SAN ANTONIO – With a few strokes of her paintbrush, Raisa Melendez moved into a whole new phase of a mural project that she still can’t believe is happening.
“I never thought that I would get such a huge wall and be told, ‘Go ahead and paint on it,’” she said.
Melendez is one of six artists who were selected during a city-wide search earlier this year to each paint a mural on a wall at Travis Park Church.
The common theme they were given was to help spread the downtown church’s message that all are welcome.
After months of planning and fundraising, the project finally began moving forward a few weeks ago.
“I chose Black Lives Matter and I also intertwined the religious theme to it by adding the cross,” Melendez said, describing the colorful design she was hand-painting. “Just the fact that I was picked to do this definitely reflects that message of all are welcome.”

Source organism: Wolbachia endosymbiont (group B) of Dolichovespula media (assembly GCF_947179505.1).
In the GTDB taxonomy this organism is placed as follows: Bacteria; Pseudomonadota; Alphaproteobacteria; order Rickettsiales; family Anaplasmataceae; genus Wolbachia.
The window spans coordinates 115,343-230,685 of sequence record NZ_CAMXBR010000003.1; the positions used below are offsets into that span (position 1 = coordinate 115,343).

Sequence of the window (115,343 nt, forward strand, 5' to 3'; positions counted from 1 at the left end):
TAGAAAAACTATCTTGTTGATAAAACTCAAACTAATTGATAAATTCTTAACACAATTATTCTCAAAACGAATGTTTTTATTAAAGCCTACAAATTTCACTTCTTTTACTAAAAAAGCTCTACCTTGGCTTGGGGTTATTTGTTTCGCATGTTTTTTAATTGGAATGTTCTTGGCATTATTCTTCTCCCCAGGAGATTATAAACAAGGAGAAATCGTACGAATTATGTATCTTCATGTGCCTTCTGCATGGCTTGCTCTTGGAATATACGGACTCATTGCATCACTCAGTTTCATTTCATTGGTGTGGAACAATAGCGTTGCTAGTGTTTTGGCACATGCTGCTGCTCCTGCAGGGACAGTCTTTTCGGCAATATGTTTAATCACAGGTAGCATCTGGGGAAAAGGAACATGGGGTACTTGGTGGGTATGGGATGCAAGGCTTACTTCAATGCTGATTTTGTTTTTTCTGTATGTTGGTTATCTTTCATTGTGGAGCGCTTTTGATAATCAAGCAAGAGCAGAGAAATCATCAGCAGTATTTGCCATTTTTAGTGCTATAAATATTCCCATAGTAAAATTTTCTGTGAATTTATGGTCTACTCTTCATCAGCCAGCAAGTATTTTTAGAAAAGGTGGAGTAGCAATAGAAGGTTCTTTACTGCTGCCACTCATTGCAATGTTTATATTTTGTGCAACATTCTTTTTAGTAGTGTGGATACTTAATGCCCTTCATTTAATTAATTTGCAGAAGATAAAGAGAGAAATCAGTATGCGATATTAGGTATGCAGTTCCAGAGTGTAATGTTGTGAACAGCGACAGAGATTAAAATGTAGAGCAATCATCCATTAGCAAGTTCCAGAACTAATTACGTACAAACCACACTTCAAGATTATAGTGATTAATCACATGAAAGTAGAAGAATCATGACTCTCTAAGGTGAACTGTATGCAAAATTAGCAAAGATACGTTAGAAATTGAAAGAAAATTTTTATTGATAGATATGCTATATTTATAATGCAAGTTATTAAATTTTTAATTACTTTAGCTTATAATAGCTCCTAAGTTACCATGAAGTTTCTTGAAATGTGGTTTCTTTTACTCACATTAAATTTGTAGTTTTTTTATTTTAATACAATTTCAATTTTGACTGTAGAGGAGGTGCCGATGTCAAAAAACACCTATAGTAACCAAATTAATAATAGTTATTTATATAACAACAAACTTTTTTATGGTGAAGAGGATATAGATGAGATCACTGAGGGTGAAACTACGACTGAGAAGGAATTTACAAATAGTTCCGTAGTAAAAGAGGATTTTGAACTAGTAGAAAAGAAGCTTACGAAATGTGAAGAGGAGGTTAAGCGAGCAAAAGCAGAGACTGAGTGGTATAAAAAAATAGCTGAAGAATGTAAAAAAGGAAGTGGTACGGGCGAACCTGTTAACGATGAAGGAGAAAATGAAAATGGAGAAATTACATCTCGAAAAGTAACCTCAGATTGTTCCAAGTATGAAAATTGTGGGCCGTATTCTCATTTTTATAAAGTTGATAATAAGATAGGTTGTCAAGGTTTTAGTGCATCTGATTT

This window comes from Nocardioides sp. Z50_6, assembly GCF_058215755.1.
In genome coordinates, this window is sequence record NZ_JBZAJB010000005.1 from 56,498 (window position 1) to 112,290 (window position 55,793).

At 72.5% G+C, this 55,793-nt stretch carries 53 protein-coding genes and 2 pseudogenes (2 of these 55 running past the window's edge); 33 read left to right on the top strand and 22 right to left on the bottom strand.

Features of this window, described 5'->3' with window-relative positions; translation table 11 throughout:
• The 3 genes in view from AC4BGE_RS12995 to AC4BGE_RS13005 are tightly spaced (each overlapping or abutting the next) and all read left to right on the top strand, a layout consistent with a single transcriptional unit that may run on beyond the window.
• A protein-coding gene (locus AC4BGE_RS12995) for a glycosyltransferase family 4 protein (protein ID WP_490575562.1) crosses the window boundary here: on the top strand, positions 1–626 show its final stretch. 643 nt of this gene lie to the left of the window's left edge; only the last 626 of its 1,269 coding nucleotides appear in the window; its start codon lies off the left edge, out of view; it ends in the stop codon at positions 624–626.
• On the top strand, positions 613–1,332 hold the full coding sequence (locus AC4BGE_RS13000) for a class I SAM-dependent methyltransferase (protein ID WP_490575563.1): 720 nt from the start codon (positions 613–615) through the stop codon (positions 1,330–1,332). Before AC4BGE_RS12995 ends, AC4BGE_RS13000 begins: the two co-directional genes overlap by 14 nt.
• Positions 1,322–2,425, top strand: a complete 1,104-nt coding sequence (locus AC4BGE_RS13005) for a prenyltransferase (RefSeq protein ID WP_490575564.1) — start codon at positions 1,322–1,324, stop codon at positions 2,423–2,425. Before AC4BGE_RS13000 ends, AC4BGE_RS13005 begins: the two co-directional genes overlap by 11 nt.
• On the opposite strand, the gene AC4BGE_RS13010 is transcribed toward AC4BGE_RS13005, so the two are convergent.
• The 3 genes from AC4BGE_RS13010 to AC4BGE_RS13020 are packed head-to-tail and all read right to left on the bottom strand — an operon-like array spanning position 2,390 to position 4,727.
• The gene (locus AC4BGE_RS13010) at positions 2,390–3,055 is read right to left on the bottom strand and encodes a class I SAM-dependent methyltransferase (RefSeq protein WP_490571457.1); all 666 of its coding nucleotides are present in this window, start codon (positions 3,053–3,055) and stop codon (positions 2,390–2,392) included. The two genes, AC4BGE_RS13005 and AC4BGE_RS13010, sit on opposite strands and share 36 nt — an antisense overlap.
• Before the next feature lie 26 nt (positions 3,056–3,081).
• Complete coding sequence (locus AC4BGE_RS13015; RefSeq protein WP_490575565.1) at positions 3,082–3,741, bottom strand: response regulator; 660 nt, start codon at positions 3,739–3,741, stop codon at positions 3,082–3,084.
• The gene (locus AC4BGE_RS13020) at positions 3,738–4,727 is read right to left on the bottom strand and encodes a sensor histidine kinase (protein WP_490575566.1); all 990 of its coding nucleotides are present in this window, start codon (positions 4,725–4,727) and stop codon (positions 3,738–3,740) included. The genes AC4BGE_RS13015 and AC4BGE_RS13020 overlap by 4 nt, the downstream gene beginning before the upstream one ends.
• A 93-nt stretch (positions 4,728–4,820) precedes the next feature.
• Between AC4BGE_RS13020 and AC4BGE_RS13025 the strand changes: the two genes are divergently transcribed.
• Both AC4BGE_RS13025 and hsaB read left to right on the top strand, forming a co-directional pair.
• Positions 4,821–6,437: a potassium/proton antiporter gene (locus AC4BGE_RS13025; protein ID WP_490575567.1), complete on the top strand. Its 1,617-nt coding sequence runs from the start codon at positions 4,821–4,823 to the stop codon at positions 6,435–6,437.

Albert Gonzales focused on resilience with his design, but in a somewhat abstract way.
“We see this flower go through this really tough time and it gets replenished with water, being a symbol of that love and faith,” he said.
Gonzales said although he has been painting murals for several years, he was delighted to be chosen to work on this project.
For Hailey Marmolejo, this is one of only a few big opportunities that she has had like this.
She has been painting for less than two years.
“I couldn’t believe I was selected out of so many incredible artists,” she said.
Her design, which features what she describes as “an all-seeing eye” above fists of protest, is all about “Latino culture and the story of San Antonio and just empowerment to the people.”
Marmolejo said she expects it to take about two weeks for her to finish her mural.
Others, including Gonzales, seemed to already have a head start.
His was nearly complete at the time of this interview.
The other artists involved in the project include Rhys Munro, Victor Zarazua and Scotch! Willington.
As we previously reported, Travis Park Church created the mural project to coincide with the celebration of its 175th anniversary.
The church had launched a $1.75 million fundraising campaign to pay for the mural project as well as other needed repairs to its facility.